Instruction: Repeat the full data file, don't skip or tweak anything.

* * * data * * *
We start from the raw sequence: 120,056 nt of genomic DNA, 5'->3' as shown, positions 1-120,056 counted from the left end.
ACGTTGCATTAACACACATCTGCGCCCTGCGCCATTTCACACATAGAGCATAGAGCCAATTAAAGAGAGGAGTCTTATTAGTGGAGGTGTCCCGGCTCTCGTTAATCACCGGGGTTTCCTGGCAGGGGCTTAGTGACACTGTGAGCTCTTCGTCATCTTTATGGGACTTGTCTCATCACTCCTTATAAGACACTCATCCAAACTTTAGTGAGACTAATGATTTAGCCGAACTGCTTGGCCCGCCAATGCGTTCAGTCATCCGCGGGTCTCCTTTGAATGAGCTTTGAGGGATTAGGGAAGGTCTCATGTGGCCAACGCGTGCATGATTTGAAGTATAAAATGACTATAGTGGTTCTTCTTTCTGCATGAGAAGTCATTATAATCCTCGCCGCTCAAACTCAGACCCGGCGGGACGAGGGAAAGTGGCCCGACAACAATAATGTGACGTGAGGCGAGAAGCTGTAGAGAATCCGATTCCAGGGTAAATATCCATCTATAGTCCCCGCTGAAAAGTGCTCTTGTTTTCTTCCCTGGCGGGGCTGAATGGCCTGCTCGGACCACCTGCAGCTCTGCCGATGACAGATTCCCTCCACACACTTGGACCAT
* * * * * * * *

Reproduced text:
We start from the raw sequence: 120,056 nt of genomic DNA, 5'->3' as shown, positions 1-120,056 counted from the left end.
ACGTTGCATTAACACACATCTGCGCCCTGCGCCATTTCACACATAGAGCATAGAGCCAATTAAAGAGAGGAGTCTTATTAGTGGAGGTGTCCCGGCTCTCGTTAATCACCGGGGTTTCCTGGCAGGGGCTTAGTGACACTGTGAGCTCTTCGTCATCTTTATGGGACTTGTCTCATCACTCCTTATAAGACACTCATCCAAACTTTAGTGAGACTAATGATTTAGCCGAACTGCTTGGCCCGCCAATGCGTTCAGTCATCCGCGGGTCTCCTTTGAATGAGCTTTGAGGGATTAGGGAAGGTCTCATGTGGCCAACGCGTGCATGATTTGAAGTATAAAATGACTATAGTGGTTCTTCTTTCTGCATGAGAAGTCATTATAATCCTCGCCGCTCAAACTCAGACCCGGCGGGACGAGGGAAAGTGGCCCGACAACAATAATGTGACGTGAGGCGAGAAGCTGTAGAGAATCCGATTCCAGGGTAAATATCCATCTATAGTCCCCGCTGAAAAGTGCTCTTGTTTTCTTCCCTGGCGGGGCTGAATGGCCTGCTCGGACCACCTGCAGCTCTGCCGATGACAGATTCCCTCCACACACTTGGACCAT